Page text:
What Happened To Gittel On 'Transparent'? Hari Nef Weighs In On Her Character's Season 2 Fate
By now I'm sure many of you have already marathoned your way through Transparent Season 2, which means you've also no doubt fallen in love with the latest Pfefferman family member to come out of the woodwork. I'm referring, of course, to Hari Nef's Transparent character, Tante Gittel, who appeared in multiple flashbacks throughout the season and gave viewers a glimpse of what life in Berlin was like for a trans woman back in the 1930s. And, while we eventually see Gittel's home at the Magnus Hirschfeld Institute get raided by the Nazis, her fate was mostly left up for interpretation. Bustle interviewed Nef about this particular storyline and what she thinks happened to Gittel and whether or not audiences can expect her to show up at some point in Season 3.
I think it's up to interpretation, but women like Gittel weren't really going to survive the Holocaust," Nef explains. "It could've been that night. It could've been years later in a camp. I'm not a Holocaust historian and finding out what happened to this community after the Nazi regime took hold, that really wasn't part of my research, but I would say... just looking at the way trans women have been treated historically over, I guess you could say forever, at least in this culture that we live in the Western World, I'm sure she died. I'm sure she was raped and I'm sure she was murdered. I just don't see how that could've not happened.
That being said, though, Nef wants it made clear that this is just her own personal interpretation of her character's outcome. The writers purposefully made Gittel's future uncertain, hoping that our imaginations would fill in the rest. "I kind of want people to have their own interpretation. I think ambiguity is where Transparent finds a lot of its strength," she says. However, based on the circumstances, Nef doesn't expect Gittel will be popping up anywhere (in flashback form or otherwise) next season.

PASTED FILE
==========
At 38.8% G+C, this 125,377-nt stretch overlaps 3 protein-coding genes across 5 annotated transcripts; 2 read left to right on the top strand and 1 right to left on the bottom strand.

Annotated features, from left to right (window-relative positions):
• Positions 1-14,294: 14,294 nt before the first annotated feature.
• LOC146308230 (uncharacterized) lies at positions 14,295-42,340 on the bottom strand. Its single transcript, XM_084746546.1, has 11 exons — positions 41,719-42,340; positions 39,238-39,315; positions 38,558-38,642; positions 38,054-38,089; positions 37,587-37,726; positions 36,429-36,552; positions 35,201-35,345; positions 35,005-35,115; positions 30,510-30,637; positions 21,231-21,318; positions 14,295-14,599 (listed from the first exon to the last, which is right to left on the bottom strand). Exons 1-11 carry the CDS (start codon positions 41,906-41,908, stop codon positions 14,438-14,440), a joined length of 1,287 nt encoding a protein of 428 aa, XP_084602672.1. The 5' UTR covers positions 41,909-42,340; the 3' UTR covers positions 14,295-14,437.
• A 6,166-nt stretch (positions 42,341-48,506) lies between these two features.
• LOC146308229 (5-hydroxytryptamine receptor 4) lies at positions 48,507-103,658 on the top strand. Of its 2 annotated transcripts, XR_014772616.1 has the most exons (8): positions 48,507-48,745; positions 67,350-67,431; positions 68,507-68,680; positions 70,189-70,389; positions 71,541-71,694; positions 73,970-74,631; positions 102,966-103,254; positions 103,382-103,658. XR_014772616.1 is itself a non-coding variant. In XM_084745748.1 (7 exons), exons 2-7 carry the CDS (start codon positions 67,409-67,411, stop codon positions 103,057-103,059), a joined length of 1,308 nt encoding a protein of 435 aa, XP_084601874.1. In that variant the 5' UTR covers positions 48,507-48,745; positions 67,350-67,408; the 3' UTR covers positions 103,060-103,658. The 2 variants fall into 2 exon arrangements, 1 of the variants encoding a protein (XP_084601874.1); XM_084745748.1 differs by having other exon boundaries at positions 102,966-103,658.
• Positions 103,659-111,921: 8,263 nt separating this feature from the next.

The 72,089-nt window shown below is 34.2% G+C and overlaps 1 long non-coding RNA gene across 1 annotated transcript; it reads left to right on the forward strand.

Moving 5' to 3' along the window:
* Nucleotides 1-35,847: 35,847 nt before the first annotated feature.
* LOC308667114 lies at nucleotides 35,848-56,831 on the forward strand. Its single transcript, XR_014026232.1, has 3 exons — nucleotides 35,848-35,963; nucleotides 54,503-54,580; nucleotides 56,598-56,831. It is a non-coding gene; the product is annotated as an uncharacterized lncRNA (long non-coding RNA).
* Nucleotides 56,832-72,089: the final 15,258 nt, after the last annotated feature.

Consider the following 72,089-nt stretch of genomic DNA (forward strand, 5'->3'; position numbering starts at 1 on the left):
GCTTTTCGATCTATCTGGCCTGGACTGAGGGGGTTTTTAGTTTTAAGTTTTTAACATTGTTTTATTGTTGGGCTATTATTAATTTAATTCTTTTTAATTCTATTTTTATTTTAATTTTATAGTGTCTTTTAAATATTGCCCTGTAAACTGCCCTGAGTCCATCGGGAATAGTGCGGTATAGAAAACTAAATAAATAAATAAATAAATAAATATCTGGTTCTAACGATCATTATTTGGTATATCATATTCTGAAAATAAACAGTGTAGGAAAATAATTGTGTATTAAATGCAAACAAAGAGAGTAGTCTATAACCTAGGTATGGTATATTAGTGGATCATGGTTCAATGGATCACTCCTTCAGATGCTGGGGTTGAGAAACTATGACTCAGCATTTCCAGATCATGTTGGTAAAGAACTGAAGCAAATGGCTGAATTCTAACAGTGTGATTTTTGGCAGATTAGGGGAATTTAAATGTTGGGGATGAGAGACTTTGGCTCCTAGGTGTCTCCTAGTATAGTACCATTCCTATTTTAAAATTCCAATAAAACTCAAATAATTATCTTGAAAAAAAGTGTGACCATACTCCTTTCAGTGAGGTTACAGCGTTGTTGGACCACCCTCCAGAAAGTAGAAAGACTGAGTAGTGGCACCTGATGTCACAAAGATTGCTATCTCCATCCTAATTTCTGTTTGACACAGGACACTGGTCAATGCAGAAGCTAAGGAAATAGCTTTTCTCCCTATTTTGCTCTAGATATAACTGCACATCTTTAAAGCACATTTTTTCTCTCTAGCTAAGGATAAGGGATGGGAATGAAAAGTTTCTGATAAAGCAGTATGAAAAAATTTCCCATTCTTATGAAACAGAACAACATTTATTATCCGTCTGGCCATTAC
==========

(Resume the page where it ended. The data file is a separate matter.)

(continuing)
"I'm pretty sure Gittel is gone. I don't think she's coming back," Nef shares, which means we can assume that Rose and Gittel never saw each other again, after being quite literally ripped from each other's arms by the Nazis. "You have to understand that the scene where she's taken away, that's 1933. World War II didn't end for years and years and years after that. The first thing that the Nazis hit was Berlin and that institute after they came into power, so I would say they never saw each other again."
But, even if Gittel had the chance to go back and do it all over again, Nef thinks she still would've made the same decision to stay in Berlin and remain true to who she was. "Gittel made a choice. I think she knew the danger, but at the end of the day there was no guarantee she could live as her authentic self in the United States, so she made a choice to stay in the only place that she could."
A place that tragically ended up getting destroyed and all of its important research along with it. "I can almost say without a doubt that the loss of this history and the loss of this research, which was essentially solely due to the Holocaust, has delayed progress in the conversation of gender and sexuality, if only in the Western World," she says."
It makes you wonder what the world would look like for trans and gender-nonconforming individuals if all that information hadn't been erased. "It represents the fact that this isn't new and that trans and gender-nonconforming people have been not only around, but in your community forever. And, they have been persecuted forever," Nef points out.
Gittel was just the tip of the proverbial iceberg, but gave a voice to much greater (and less known) aspect of human history.
Image: Amazon Studios